The Littoral Combat Ship program
has suffered a serious blow with the Navy terminating the construction of
LCS-3, which was being built by Lockheed Martin ("LockMart"). This
move could place the monohull configuration (Freedom-class) at a disadvantage
against the trimaran design (Independence-class) that General Dynamics is
using. Both LCS programs are suffering from serious cost overruns, and the Navy
will be monitoring the progress of LCS-2 and LCS-4 carefully.
The LCS is intended to be a low-end vessel with a
high top speed (over 90 kilometers per hour), and capable of carrying out a
number of missions, including minesweeping, anti-submarine warfare, special
operations support, intelligence/surveillance, and even logistics through a
modular design that would allow the ships to use various mission packages.
These ships were intended to replace the Oliver Hazard Perry-class frigates and
other vessels. So far, the cost for the LCS has ballooned to roughly $200
million, and this is before any mission packages are added. The basic armament
of the LCS is a 57mm gun, point-defense systems like the Rolling Airframe
Missile and the Phalanx Close-in-Weapon System, and a variety of decoys and
electronic warfare gear.
The LCS, like the new DDG-1000 destroyer, is
several times more expensive than the previous vessel in its class. The Oliver
Hazard Perry-class frigates cost around $68 million each to build (some $200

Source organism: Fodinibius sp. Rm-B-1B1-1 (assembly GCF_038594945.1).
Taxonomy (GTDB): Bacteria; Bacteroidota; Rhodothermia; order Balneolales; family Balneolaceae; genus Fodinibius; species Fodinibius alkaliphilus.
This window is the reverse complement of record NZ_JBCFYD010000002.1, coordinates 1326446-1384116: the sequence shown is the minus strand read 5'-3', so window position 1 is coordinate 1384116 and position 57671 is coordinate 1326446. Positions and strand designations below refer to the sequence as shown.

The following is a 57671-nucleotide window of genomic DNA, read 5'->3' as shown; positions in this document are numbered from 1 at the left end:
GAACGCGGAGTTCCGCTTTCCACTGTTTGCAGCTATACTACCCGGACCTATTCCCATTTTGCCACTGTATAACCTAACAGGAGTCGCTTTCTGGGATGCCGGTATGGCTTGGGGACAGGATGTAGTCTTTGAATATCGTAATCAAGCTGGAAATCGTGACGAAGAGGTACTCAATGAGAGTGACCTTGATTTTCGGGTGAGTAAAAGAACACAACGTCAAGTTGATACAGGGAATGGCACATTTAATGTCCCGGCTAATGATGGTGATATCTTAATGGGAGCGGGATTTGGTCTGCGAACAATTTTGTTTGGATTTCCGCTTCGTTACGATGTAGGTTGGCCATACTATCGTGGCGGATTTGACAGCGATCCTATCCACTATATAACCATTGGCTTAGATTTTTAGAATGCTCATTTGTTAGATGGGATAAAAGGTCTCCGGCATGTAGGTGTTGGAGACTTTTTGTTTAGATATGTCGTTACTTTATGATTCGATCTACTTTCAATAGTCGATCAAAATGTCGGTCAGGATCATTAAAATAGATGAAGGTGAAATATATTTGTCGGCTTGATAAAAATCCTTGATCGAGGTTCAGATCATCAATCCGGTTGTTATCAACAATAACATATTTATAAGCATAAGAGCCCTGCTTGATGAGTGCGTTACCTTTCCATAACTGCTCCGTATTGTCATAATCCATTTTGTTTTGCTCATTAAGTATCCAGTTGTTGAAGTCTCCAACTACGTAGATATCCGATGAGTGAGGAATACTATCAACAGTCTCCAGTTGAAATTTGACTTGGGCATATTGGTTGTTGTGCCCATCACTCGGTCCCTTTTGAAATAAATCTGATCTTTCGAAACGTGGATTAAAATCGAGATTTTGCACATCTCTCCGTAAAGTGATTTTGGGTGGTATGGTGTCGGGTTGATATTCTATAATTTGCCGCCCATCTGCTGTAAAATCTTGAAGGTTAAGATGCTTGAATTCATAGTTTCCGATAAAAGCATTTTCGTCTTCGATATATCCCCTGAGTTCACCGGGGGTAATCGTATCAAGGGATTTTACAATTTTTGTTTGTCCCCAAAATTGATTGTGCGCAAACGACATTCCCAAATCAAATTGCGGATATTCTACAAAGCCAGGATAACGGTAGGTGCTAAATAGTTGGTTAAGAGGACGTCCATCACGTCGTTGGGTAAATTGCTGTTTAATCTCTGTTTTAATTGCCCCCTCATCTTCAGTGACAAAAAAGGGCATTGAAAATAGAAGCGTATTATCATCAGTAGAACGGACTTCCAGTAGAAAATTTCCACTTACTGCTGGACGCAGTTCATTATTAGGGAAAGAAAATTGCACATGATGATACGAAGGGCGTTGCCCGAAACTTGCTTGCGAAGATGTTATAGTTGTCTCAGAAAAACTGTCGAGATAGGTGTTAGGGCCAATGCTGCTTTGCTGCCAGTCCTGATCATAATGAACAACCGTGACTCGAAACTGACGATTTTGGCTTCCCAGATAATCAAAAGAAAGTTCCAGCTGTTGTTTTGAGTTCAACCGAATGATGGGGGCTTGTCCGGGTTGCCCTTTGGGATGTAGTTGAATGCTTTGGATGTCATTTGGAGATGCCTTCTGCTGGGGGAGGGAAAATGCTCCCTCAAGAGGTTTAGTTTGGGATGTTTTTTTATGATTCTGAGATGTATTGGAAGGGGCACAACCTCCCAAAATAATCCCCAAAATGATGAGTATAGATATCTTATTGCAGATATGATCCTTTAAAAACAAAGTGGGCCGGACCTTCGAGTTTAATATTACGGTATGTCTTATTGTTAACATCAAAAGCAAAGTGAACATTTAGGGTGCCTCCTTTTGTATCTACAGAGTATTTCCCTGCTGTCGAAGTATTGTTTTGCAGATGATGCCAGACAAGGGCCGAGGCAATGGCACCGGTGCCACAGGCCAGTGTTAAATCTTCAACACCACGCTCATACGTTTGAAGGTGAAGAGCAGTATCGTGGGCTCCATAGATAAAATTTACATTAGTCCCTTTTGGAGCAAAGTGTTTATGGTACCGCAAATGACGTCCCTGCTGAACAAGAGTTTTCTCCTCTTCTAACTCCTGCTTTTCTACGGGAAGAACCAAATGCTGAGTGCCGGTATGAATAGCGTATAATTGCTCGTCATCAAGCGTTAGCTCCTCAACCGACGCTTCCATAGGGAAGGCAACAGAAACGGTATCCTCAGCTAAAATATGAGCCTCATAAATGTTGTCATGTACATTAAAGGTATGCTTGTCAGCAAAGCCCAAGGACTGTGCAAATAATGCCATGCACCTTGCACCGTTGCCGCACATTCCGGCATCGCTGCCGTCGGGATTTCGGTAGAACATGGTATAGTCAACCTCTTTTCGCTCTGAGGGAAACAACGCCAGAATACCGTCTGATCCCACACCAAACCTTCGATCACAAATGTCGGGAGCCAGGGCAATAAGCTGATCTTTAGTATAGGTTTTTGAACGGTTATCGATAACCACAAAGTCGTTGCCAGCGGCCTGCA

million today). For that money, the Navy got a 3,600 ton warship with a top
speed of 55 kilometers per hour, a 76mm gun, the ability to carry two
helicopters, and (prior to the removal of the Mark 13 missile launchers) the
ability to use Standard surface-to-air missiles and Harpoon anti-ship missiles.
The Perry also proved to be a very tough design in the 1980s, with the Stark
and Samuel B. Roberts surviving anti-ship missile hits and a mine respectively.
The debate over ship costs and who is to blame for
them will rage for a while as the Navy will not only have to fight contractors
(and their congressional patrons), but also among themselves as they have to
decide whether to keep building older designs like the Burke-class destroyers
(about $1 billion each). The blame really goes all-around. The contractors
often submit bids that are on the low side, but at the same time, the Navy has
had a nasty habit of introducing essential, and non-essential, changes that
drive the costs up.
Environmental regulations have also gotten stricter
- often standards that are tightened just for the sake of tightening them. This
costs shipbuilders money - and the costs get passed on to the consumer (in this
case, the U.S. Navy). Finally, the peace dividend led to the consolidation of
many parts of the defense industry, including shipbuilding. As orders declined
(the Seawolf was cut from a planned production of 29 to three), some shipyards
re-tooled for civilian production while others went out of business. Many of
the workers and designers left as well, and have retired or otherwise moved on.
In a very real sense, the Navy is paying a delayed price for the peace dividend
of the 1990s in the form of higher shipbuilding costs and problems getting new
ship designs right. - Harold C. Hutchison (firstname.lastname@example.org)